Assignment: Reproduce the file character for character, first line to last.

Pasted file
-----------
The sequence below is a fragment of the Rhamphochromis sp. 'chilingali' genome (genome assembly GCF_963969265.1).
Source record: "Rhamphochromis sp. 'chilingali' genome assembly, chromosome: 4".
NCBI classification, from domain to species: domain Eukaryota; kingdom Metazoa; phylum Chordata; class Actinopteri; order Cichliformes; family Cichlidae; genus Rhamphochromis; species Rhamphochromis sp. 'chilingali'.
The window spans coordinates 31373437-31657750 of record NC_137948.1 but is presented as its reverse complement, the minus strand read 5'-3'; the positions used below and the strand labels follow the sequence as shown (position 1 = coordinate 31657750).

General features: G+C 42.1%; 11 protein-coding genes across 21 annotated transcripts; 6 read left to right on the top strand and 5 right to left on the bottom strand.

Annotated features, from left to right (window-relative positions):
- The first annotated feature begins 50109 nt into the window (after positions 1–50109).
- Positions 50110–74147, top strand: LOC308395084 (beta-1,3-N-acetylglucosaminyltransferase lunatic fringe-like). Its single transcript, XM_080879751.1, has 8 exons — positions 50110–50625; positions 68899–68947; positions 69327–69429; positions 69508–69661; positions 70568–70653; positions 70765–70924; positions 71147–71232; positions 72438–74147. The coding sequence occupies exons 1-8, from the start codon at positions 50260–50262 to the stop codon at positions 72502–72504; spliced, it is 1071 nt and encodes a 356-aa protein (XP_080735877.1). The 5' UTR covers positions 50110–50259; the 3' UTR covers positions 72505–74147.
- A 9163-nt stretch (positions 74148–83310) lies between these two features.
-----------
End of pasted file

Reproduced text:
The sequence below is a fragment of the Rhamphochromis sp. 'chilingali' genome (genome assembly GCF_963969265.1).
Source record: "Rhamphochromis sp. 'chilingali' genome assembly, chromosome: 4".
NCBI classification, from domain to species: domain Eukaryota; kingdom Metazoa; phylum Chordata; class Actinopteri; order Cichliformes; family Cichlidae; genus Rhamphochromis; species Rhamphochromis sp. 'chilingali'.
The window spans coordinates 31373437-31657750 of record NC_137948.1 but is presented as its reverse complement, the minus strand read 5'-3'; the positions used below and the strand labels follow the sequence as shown (position 1 = coordinate 31657750).

General features: G+C 42.1%; 11 protein-coding genes across 21 annotated transcripts; 6 read left to right on the top strand and 5 right to left on the bottom strand.

Annotated features, from left to right (window-relative positions):
- The first annotated feature begins 50109 nt into the window (after positions 1–50109).
- Positions 50110–74147, top strand: LOC308395084 (beta-1,3-N-acetylglucosaminyltransferase lunatic fringe-like). Its single transcript, XM_080879751.1, has 8 exons — positions 50110–50625; positions 68899–68947; positions 69327–69429; positions 69508–69661; positions 70568–70653; positions 70765–70924; positions 71147–71232; positions 72438–74147. The coding sequence occupies exons 1-8, from the start codon at positions 50260–50262 to the stop codon at positions 72502–72504; spliced, it is 1071 nt and encodes a 356-aa protein (XP_080735877.1). The 5' UTR covers positions 50110–50259; the 3' UTR covers positions 72505–74147.
- A 9163-nt stretch (positions 74148–83310) lies between these two features.